Trends New Zealand Volume 33 No 4 - Page 109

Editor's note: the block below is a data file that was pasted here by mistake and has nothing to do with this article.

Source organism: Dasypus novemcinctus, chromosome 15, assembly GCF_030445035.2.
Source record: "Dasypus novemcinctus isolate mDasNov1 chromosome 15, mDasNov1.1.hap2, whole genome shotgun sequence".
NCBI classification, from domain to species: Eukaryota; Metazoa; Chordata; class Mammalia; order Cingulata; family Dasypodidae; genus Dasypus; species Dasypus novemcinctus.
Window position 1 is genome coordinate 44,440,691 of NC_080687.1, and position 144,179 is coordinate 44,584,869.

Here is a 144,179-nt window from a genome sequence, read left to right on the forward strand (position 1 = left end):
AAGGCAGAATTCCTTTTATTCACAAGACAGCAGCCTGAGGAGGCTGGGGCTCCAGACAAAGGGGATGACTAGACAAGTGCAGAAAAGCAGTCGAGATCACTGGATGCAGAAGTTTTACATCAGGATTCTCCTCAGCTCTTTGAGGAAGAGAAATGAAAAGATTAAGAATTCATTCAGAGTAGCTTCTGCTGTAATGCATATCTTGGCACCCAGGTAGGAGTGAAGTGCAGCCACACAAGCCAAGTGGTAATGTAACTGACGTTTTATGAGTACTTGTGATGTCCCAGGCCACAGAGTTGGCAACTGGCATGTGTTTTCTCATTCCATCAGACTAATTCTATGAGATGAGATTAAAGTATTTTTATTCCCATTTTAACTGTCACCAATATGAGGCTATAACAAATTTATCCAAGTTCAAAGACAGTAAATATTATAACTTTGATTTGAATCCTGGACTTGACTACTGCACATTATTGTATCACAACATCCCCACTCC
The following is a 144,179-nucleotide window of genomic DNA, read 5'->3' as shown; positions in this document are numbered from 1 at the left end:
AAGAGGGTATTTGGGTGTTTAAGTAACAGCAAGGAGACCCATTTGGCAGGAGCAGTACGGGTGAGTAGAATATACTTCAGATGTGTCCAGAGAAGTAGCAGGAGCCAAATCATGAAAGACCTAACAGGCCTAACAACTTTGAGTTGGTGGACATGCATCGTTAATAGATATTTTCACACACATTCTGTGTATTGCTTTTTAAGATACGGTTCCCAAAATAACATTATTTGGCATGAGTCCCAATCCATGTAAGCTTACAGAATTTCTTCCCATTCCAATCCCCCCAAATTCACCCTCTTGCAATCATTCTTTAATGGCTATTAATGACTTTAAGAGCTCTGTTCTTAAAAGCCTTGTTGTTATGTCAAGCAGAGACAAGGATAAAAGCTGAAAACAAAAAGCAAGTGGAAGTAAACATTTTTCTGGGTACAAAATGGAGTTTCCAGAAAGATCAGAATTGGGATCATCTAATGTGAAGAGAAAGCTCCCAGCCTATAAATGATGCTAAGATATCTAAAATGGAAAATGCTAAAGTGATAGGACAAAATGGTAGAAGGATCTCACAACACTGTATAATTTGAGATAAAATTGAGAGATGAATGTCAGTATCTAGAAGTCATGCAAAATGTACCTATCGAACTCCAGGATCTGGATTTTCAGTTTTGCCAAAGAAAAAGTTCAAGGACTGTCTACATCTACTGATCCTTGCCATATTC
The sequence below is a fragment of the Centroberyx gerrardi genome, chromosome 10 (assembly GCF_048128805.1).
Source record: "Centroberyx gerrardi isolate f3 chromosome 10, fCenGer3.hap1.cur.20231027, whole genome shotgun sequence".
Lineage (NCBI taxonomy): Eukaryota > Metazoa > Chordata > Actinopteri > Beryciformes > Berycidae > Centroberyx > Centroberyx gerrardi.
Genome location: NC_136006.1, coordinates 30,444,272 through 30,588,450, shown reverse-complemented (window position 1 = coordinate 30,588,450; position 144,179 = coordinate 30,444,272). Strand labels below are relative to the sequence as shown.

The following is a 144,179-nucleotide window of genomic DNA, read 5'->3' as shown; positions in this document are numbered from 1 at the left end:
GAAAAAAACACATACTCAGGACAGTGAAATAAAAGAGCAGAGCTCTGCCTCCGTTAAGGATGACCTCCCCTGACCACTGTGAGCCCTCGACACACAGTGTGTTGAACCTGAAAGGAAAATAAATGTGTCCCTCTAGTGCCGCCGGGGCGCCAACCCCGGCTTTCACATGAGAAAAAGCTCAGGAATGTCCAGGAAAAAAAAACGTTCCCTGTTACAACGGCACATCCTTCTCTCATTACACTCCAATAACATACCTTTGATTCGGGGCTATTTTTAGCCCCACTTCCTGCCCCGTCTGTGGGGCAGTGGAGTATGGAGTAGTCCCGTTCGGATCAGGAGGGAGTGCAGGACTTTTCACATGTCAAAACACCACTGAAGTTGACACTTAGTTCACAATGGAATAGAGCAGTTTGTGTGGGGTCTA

The two key challenges of designing a home in a tightly packed suburb are get- ting as much natural light as possible into all the rooms, and maintaining privacy for the occupants. These goals may seem at odds, because introducing light, means having plenty of windows, which doesn’t exactly promote privacy. Designed by Tobin Smith, from CoLab Architecture, this generous master suite, on the first floor of a contemporary new home, achieves both privacy and light, without one compromising the other. “The house is designed for a couple,” says Smith. “They have grown up kids who come and stay, but for most of the time, it’s just the two of them. We scaled their bed- room and bathroom so it can be a private retreat for them, if needed, as there isn’t a secondary living space in the house.” Both rooms are filled with light. In the bedroom, almost two walls are taken up by floor-to-ceiling windows, screened by sheers. In the adjoining tunnel-shaped bathroom, the end walls are in frosted glass, filtering natural light into the space, These pages: Despite this home’s relatively close neighbourhood environment, the master bathroom and connected bedroom both achieve complete privacy and a light-filled ambience. Giant walls of frosted glass filter light into the spaces, with little more than a shadow seen from the other side. Having a glass shower stall adds to the sense of openness and light. The owners preferred a minimalist colour palette, hence the serene look of white and off-white tones. Both the house design and master suite are by CoLab Architecture, with architect Tobin Smith as project architect. search | save | share at